Democratic candidates give voters food for thought

Democratic candidates give voters food for thought

Democratic presidential candidate former Vice President Joe Biden at the Iowa State Fair, in Des Moines. (AP Photo)

In less than six months, the Democratic Party in the US will begin formally deciding who it nominates to face off against President Donald Trump in the 2020 election. We have now witnessed two rounds of debates, and the campaigns are fully engaged in soliciting donations and building support, especially in the states that vote earliest. The first vote for the primary election comes in the form of the Iowa caucuses on Feb. 3, 2020. Iowa holds caucuses — meetings in which the attendees can cast a vote — unlike most states, which open polling stations for citizens to vote at their convenience.

The candidates typically pander to early-voting states like Iowa, New Hampshire and South Carolina, hoping to gain momentum from good showings there. Last week, Iowa held its annual state fair in Des Moines, the state capital. Most of the candidates attended, shook hands, pretended to be impressed by the livestock, and ate. There were pictures of Sen. Kamala Harris chomping on a pork chop. Andrew Yang posed for photographs chowing down on a turkey drumstick. Pete Buttigieg was compelled to man a massive barbecue, while Bill de Blasio and Sen. Bernie Sanders had to force themselves to eat corn dogs.

It is not clear why politicians find it necessary to stuff local foods into their mouths at the Iowa State Fair, but it seems to happen every four years. It is odd to see these elite politicians, who are usually found eating only at expensive restaurants in Washington, with greasy food from carnival stalls. It is all a sign that they think it’s necessary to pretend to do what everyone else does — or at least what they think everyone else does. At least one politician remained slightly authentic. Sen. Cory Booker is a vegan, so he refrained from the meat. However, he did deign to eat a deep-fried peanut butter and jelly sandwich.

Another candidate, Rep. Tulsi Gabbard, also refrained from the meat as she is a vegetarian because of her Hindu faith. She arrived at the start of the Iowa State Fair to give a speech but, at the height of campaign season, she left the campaign trail for two weeks for a military deployment to Indonesia. Gabbard is a major in the Hawaii Army National Guard. Oddly, this takes her away from campaigning at a crucial time, as she is struggling to qualify for the third debate in September. However, if the majority of voters found out that the reason for her absence was military service, it would likely help her campaign. It’s up to her team to spread the word.

There has been some news on the campaign trail over the last couple of weeks. Sen. Elizabeth Warren has surged in the polls, spreading her populist economic message, which flirts with socialism. Many of the national polls now show her in second place and she leads some polls in Iowa. It appears that Democrat voters have forgotten, for now, that for a long time Warren falsely claimed to be of Cherokee descent. Cherokee is a Native American tribe that suffered particularly severe oppression, especially in 1838. Warren’s opponents claim she lied about her heritage to help her employment chances as she rose in the ranks of law school professors.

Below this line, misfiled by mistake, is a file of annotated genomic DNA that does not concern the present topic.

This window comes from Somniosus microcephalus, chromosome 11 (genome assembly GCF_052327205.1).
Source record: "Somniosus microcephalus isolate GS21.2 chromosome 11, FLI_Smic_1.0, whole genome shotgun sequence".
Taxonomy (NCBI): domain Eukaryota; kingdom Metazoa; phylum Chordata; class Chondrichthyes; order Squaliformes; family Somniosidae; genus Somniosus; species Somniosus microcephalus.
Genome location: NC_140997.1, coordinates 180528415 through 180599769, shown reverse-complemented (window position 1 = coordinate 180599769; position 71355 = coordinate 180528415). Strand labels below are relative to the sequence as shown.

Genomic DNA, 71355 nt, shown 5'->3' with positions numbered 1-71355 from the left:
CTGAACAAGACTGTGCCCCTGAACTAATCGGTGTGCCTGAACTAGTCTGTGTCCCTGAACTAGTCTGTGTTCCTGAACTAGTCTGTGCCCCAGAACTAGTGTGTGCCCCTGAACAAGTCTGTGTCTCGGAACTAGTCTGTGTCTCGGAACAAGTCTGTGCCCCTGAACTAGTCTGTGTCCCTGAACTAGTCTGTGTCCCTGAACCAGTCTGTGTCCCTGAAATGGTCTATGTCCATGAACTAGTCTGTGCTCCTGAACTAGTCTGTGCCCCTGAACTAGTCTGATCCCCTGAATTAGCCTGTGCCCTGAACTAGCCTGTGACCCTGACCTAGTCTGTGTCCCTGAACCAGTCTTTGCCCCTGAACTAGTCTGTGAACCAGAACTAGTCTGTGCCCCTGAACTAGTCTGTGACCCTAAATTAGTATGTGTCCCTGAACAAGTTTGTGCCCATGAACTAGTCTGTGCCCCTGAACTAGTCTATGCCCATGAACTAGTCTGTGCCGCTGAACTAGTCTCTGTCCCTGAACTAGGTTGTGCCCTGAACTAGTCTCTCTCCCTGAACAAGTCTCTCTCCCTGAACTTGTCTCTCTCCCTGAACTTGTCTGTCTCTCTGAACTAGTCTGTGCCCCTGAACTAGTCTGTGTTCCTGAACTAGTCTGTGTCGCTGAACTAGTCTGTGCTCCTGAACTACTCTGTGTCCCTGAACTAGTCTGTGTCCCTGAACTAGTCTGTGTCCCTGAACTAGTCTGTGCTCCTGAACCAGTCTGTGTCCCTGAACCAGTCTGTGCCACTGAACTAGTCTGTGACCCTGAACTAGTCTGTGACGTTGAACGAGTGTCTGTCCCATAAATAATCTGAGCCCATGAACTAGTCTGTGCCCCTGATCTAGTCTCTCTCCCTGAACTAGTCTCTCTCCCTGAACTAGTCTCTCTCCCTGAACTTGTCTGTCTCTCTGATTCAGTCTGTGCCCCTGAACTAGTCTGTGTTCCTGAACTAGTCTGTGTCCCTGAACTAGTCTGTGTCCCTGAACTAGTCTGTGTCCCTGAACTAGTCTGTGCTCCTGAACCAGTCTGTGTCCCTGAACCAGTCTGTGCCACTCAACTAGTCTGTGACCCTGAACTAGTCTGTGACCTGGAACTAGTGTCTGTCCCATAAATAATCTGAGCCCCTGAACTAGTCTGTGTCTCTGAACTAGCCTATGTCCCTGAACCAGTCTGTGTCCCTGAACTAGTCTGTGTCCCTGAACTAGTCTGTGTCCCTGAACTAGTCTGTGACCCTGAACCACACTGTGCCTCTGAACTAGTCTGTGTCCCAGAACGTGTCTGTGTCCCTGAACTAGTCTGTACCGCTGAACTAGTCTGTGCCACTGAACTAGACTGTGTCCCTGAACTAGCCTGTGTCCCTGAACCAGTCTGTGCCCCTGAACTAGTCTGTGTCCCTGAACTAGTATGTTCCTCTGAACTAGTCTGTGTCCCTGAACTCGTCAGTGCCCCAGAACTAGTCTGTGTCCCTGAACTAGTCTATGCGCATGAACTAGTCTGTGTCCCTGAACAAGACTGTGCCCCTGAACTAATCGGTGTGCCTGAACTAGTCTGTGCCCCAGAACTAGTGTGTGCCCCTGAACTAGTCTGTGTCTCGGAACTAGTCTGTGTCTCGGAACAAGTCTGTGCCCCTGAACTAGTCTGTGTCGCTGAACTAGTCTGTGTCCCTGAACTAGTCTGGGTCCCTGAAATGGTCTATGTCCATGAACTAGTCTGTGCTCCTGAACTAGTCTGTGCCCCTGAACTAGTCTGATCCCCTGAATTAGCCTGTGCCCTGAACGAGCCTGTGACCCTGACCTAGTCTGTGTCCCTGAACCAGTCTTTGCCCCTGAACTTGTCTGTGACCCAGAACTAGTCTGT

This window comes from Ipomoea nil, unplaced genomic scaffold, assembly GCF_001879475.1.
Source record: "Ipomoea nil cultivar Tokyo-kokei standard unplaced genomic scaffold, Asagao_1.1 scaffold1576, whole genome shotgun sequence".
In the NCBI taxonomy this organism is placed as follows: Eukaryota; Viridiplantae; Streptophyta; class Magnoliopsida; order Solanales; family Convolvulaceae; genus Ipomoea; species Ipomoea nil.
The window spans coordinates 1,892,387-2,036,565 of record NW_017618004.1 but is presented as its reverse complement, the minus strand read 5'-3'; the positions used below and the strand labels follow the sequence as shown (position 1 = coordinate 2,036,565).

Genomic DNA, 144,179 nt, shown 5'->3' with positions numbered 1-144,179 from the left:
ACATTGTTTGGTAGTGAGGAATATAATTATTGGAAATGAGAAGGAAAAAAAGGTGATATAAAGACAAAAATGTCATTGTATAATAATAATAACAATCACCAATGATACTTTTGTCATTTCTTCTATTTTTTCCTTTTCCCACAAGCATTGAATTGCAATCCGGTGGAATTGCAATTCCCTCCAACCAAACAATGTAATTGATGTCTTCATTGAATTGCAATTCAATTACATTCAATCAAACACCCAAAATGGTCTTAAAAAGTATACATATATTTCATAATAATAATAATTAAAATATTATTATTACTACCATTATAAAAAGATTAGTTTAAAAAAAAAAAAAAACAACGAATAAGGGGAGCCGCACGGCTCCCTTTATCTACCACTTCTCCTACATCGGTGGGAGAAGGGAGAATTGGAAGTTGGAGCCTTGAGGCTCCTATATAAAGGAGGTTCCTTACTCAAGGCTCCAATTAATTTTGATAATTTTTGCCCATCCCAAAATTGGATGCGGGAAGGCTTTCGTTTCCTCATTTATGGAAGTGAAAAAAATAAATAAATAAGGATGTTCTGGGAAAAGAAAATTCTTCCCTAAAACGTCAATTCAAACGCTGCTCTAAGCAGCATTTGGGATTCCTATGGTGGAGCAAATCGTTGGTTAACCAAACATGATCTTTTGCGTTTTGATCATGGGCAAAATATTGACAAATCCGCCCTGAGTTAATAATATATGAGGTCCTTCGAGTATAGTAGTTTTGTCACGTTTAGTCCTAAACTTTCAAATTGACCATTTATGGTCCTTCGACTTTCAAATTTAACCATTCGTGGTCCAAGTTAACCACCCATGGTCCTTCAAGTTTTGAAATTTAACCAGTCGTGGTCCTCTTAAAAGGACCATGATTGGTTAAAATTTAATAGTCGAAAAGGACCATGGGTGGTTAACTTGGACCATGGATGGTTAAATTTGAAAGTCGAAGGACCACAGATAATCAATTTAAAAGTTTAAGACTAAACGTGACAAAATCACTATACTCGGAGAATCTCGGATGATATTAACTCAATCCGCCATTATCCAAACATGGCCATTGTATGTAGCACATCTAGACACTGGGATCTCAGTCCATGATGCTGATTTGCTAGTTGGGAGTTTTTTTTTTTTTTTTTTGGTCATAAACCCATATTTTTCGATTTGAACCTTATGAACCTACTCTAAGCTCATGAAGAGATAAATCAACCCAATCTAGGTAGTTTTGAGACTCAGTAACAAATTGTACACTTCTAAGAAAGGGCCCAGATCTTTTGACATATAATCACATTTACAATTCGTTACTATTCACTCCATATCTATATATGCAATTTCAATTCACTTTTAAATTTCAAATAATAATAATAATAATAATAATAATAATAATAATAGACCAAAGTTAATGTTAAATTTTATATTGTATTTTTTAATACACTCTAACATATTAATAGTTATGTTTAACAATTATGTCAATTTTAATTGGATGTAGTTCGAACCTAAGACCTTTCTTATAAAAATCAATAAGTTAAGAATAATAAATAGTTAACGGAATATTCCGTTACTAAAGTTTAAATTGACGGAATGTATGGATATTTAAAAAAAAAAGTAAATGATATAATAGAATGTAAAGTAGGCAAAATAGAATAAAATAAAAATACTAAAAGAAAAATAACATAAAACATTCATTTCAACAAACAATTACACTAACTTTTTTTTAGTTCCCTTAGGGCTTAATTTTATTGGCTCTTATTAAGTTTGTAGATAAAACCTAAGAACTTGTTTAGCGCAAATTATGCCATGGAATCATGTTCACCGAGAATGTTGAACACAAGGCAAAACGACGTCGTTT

Former Vice President Joe Biden continues to lead almost all of the polls, but much of his support is likely due to the fact that he is the one candidate all American voters recognize. Biden’s numbers seem to stay high despite his growing number of gaffes. He has always been known for saying embarrassing things in public, and now the media is picking up on some of his more recent misstatements. Last week he mistakenly implied that all poor children in America are not white. The same day, he said: “We choose truth over facts.” No one knows what he meant. His supporters fear that the voters will start to see him as a doddering old man (he is 76) instead of a leader.

Meanwhile, Harris is quieting down. On the first debate stage, she took the fight directly to Biden and gave her popularity a huge surge. On the second debate stage, Gabbard attacked Harris’s record as a prosecutor in California, but at least Harris was the center of attention. On the campaign trail, she has had trouble grabbing the spotlight in a positive way. As one of only two African-American candidates, she is still struggling to garner the African-American support that was so crucial to President Barack Obama’s electoral success. She may need to give her campaign a boost of new energy to retrieve the momentum.

It is odd to see these elite politicians, who are usually found eating only at expensive restaurants in Washington, with greasy food from carnival stalls.

Ellen R. Wald

Finally, there is also a new candidate on the scene. Tom Steyer, a hedge fund billionaire who is an ardent proponent of global warming activism, recently entered the race and has already qualified for the next debate. Steyer has allegedly spent several million dollars in just a few weeks to meet the donor and polling thresholds to qualify. He is not well known by the voters, but his personal wealth and radicalism on a few key issues could shake up the field. His arrival will surely impact the September debate.

The Democratic Party is limiting the number of participants in next month’s debate, so the field is being winnowed and the serious candidates will have to start focusing on their differences to stand out.

  • Ellen R. Wald, Ph.D. is a historian and author of “Saudi, Inc.” She is the president of Transversal Consulting and also teaches Middle East history and policy at Jacksonville University. Twitter: @EnergzdEconomy
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